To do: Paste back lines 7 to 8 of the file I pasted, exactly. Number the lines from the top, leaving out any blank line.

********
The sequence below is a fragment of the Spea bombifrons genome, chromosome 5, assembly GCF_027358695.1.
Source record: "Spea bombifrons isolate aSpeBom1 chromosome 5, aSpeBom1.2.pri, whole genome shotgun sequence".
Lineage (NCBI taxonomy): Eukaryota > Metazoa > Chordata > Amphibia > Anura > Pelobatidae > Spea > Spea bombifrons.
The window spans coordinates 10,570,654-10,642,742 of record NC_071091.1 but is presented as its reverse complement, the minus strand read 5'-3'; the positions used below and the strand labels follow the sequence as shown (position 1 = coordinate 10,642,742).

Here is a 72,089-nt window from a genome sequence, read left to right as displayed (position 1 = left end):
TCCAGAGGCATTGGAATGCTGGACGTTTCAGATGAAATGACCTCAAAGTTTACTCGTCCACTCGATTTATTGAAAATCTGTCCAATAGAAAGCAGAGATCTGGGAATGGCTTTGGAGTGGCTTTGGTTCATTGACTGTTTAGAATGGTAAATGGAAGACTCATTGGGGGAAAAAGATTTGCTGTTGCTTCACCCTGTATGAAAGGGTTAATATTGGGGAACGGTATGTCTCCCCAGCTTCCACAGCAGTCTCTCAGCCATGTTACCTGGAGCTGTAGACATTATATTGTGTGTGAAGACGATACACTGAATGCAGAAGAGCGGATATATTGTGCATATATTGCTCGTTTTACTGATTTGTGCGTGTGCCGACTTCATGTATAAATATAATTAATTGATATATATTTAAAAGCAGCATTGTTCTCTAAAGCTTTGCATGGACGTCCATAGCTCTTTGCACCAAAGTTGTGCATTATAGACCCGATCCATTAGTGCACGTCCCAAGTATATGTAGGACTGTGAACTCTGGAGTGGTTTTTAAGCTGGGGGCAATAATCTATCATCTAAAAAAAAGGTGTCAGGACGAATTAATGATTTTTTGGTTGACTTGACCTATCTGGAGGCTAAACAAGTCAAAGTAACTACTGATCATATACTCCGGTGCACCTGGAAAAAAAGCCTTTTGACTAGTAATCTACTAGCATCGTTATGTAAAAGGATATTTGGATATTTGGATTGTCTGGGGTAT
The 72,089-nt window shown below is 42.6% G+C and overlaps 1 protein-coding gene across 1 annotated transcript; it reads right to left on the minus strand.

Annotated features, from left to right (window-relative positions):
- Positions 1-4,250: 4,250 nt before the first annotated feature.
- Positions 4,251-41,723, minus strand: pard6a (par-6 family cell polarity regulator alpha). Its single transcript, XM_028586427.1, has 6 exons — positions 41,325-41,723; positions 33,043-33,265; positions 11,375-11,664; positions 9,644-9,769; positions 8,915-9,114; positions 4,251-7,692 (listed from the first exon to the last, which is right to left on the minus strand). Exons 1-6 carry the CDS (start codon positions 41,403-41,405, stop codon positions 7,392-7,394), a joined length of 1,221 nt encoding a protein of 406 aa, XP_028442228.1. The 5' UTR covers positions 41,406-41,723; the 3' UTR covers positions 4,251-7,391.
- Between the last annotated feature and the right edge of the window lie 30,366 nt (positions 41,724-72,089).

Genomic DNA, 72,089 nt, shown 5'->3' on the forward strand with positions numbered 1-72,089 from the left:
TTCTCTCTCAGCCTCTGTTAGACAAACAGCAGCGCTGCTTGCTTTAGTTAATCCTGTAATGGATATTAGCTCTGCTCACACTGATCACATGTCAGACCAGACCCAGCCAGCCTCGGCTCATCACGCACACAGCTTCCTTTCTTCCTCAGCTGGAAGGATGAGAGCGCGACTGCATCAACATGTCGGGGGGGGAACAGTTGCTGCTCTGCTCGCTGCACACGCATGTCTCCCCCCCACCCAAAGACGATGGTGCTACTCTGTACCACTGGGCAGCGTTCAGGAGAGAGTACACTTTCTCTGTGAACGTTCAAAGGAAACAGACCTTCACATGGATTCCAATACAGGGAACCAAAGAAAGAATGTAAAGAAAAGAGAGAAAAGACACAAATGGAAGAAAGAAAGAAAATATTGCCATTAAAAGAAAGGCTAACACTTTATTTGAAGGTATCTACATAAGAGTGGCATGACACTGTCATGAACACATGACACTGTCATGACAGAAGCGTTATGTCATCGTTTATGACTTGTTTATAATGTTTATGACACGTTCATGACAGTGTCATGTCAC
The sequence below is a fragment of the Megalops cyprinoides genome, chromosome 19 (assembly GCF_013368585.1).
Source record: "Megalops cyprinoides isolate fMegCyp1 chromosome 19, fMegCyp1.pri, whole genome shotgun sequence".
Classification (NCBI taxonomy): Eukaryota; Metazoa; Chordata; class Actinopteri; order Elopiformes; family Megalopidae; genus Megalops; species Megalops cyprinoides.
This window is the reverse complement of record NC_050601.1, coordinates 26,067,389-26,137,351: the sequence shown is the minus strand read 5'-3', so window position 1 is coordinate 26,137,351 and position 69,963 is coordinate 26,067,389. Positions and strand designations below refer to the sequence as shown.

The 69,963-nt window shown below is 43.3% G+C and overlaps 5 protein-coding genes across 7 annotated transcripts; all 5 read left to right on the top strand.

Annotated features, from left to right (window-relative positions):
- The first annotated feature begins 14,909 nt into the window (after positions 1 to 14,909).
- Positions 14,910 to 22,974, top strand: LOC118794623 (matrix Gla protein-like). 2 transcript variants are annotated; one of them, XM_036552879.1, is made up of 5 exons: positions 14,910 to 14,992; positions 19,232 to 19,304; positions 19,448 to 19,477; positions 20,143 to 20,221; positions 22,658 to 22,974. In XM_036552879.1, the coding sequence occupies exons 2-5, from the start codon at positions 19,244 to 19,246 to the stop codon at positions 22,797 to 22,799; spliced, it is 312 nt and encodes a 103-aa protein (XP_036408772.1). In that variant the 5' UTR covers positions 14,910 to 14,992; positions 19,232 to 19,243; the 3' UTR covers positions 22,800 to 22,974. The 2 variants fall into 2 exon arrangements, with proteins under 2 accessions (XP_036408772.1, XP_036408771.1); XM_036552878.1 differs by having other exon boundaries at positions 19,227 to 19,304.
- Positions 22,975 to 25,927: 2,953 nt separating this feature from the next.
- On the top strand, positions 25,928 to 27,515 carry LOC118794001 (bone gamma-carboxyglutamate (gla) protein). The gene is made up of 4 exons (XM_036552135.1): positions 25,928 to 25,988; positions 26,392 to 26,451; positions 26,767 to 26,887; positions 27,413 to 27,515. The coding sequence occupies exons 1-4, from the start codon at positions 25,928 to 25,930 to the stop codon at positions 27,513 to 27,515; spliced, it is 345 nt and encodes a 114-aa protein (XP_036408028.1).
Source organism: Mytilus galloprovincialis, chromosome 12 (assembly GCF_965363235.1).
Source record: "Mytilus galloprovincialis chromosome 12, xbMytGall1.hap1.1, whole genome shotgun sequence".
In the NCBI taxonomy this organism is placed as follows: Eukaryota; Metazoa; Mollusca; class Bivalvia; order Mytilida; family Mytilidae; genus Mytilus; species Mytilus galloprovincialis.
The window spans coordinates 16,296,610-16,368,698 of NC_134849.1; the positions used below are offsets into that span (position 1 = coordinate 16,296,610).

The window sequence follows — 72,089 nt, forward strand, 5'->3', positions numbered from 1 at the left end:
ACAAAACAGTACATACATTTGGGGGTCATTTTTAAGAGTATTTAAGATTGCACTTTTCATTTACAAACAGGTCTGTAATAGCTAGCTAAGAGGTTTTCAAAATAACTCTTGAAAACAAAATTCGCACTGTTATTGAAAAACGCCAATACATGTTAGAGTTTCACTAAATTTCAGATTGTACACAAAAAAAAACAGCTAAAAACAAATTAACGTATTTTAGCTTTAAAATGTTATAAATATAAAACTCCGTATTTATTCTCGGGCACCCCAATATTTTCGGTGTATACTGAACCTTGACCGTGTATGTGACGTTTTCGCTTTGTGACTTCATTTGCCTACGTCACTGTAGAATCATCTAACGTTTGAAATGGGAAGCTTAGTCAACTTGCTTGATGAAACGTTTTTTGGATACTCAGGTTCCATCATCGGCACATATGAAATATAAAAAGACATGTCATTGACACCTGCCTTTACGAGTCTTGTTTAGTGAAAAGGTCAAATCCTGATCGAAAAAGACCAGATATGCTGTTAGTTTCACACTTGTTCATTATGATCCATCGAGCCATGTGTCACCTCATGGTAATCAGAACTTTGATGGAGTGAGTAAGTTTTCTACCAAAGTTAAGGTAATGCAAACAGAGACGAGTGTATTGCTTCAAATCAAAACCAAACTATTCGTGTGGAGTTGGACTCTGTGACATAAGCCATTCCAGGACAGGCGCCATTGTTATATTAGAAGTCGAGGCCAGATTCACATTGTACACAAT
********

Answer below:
The 72,089-nt window shown below is 42.6% G+C and overlaps 1 protein-coding gene across 1 annotated transcript; it reads right to left on the minus strand.

Annotated features, from left to right (window-relative positions):